There are two things that you should know about Grandma and Grandpa.
One: Grandma and Grandpa are notorious pack rats. I think they have kept every program and every thank-you letter. I am enormously grateful for that. Two: Grandma and Grandpa are often right on time. I am also enormously grateful for that.
Before and during the pandemic, we have visited them every single week; we bring lunch from a place that we all love and social distance. My family and I sit in the rickety backyard and Grandma and Grandpa sit at the kitchen table. We talk through a screened window.
This particular Sunday, we were discussing how I am taking a family history course this upcoming term. (I’m a History major, so I had already been crowned the family historian.) l talked about how I was excited because I was quite certain that I was the only Jewish person in the course. I asked them if there was anything in particular that they wanted me to look for in terms of their family histories. Grandma and I agreed to see if we can find any sort of documentation on the family that we are almost certain were lost somewhere in Russia after escaping certain death in Poland.
Grandma realized she had something to show me and went off for five minutes. She returned with an envelope with a synagogue letterhead filled with items. It had Polish passports, applications and naturalization documents all from her father, a man who was quite literally on the last boat out from Poland on the eve of 1939.
I looked at my sister in shock, sobered, “These are the documents that saved him.”
I didn’t stop looking at the documents all weekend. I tried to piece together a story. How did he know it was the right time? That he had to leave? His family? How heartbreaking, how terrifying.
On the Wednesday after, I went on a walk. It’s a habit I’ve developed during the pandemic. If I don’t walk, I go crazy. Of course, at some point, I checked Twitter. I knew the electoral process was going through the motions and I knew there was some sort of protest going on. After all, I had watched the news that morning. (I gave myself a pat on the back. I felt like a real adult.)
I saw that protesters had stormed the Capitol. Then I saw that there were shots fired. Then I saw that a woman had been pulled out on a stretcher. Then I saw the sorts of shirts and hats that the mob was wearing. Shirts that I knew were the norm in certain dark circles, but I never thought I would see in the governmental building of the country that had saved my family over and over again.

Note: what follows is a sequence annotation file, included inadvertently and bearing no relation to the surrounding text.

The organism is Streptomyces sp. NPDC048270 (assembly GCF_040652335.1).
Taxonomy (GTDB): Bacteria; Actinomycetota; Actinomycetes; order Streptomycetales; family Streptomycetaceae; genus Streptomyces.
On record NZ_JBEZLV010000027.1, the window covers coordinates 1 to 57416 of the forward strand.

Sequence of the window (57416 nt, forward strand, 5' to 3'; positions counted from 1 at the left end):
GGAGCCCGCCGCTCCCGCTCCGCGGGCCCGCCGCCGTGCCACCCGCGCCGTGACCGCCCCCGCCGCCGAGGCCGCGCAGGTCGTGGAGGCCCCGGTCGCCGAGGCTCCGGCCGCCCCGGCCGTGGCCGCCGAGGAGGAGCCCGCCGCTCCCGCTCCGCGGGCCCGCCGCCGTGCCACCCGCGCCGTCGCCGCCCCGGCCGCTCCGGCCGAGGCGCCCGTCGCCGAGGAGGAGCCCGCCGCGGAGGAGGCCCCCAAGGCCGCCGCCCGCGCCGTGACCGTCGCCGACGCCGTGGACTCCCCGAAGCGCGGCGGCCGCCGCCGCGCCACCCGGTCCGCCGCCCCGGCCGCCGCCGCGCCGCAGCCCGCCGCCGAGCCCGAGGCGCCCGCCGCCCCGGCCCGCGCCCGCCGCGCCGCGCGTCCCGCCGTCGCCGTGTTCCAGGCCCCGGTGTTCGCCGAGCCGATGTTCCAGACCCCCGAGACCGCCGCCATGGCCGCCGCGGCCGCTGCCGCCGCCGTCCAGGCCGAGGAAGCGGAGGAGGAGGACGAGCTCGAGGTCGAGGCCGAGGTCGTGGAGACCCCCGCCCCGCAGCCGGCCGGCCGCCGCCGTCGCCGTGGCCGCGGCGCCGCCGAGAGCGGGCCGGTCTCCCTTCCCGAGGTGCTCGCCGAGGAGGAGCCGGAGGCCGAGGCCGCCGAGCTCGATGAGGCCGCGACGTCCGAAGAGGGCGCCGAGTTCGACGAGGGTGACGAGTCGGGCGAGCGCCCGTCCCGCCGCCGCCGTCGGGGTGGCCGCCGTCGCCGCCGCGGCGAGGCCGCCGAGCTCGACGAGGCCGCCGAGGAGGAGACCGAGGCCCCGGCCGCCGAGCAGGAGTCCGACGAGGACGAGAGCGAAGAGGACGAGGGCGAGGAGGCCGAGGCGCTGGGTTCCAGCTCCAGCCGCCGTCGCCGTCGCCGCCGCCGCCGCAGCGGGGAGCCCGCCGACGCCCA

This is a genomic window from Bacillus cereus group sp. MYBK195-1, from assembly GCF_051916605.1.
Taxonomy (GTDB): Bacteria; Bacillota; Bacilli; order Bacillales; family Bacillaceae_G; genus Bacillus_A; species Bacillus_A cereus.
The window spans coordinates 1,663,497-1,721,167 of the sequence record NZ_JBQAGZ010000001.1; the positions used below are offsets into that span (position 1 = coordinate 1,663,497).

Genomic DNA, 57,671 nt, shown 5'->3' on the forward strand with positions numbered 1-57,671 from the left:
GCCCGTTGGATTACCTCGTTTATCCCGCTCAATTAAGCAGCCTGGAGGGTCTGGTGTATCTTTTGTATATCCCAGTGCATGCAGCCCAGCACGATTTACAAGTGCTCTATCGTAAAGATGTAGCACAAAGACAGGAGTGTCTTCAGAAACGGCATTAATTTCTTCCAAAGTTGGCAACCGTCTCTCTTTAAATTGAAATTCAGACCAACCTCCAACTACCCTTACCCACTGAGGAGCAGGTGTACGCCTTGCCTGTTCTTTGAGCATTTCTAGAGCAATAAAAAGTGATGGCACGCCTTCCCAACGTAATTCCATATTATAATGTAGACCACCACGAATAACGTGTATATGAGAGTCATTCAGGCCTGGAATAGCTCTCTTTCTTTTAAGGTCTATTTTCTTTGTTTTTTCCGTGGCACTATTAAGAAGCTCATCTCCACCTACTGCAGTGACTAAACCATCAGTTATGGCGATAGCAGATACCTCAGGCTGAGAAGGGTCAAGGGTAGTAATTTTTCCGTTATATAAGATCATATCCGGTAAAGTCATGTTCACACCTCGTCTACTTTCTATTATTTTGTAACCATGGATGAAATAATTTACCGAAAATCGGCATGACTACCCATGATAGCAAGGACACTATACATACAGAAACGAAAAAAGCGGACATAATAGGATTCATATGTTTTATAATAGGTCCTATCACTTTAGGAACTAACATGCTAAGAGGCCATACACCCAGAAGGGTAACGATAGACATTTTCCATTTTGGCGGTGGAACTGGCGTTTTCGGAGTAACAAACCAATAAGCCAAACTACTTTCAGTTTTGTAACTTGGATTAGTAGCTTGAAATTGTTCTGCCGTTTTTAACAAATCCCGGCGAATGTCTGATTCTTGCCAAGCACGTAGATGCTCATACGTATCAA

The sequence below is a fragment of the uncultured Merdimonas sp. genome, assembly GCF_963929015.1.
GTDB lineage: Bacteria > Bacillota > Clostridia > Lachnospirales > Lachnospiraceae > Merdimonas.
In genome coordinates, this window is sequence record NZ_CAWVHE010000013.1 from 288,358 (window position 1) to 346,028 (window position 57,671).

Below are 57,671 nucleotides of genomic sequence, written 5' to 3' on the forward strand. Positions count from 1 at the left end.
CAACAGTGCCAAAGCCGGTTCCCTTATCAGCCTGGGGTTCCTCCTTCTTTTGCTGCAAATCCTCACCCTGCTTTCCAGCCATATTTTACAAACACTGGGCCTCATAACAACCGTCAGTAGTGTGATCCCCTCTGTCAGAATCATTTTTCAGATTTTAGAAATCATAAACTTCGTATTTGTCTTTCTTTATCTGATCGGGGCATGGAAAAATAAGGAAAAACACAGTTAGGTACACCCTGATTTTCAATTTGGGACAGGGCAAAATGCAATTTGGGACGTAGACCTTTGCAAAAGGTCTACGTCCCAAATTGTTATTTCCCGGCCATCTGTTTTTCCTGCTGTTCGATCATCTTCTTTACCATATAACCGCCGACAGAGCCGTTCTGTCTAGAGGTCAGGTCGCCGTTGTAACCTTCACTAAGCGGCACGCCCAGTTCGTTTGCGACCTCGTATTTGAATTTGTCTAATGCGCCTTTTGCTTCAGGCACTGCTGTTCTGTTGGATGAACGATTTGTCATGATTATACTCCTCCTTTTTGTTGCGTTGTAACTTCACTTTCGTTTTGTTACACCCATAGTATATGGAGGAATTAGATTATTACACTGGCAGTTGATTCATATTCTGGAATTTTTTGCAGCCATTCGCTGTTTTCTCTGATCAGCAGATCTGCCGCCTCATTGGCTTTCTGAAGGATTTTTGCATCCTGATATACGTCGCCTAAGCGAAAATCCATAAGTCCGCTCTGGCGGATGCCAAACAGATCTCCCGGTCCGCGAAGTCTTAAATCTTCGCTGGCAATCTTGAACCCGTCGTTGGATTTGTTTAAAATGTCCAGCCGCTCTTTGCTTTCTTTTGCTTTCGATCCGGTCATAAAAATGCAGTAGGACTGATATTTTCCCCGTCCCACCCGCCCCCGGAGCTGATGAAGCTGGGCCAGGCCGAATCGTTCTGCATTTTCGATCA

I was fuming on the walk. My hands were balled up in my sweatshirt. I was hurt. I was angry. I thought of the box in my room with the special documents. The passport. The naturalization documents.
I knew that there were people in America who hated Jews. How could I not? I roam my city as a proud Jewish woman who has a Shema necklace around my neck. I’ve had insults hurled at me simply because of a faith that I love. This is the country that we pray for in synagogue, begging Hashem to protect the leaders and make them just.
America has not always loved us. We have been expelled — for a short time — from the South. Jewish refugees were blocked and turned around to a country where they would die. My Jewish family has been shot in synagogue. I will never say that America is the worst place for us, and I will never say that it is the best place for us because hate follows us like a tail wherever we go.
I just know that my Grandma gave me a box of documents that saved her father. I know that I looked at a document where my family was saved and a television where my family was destroyed.
But it is the same country where a Jewish man was elected in Georgia 100 years after a Jewish man was lynched in Georgia. It is also the same one in which an Orthodox woman is slated to be the head of the NSA’s Cybersecurity Directorate. Hope and horror can live side by side in the United States.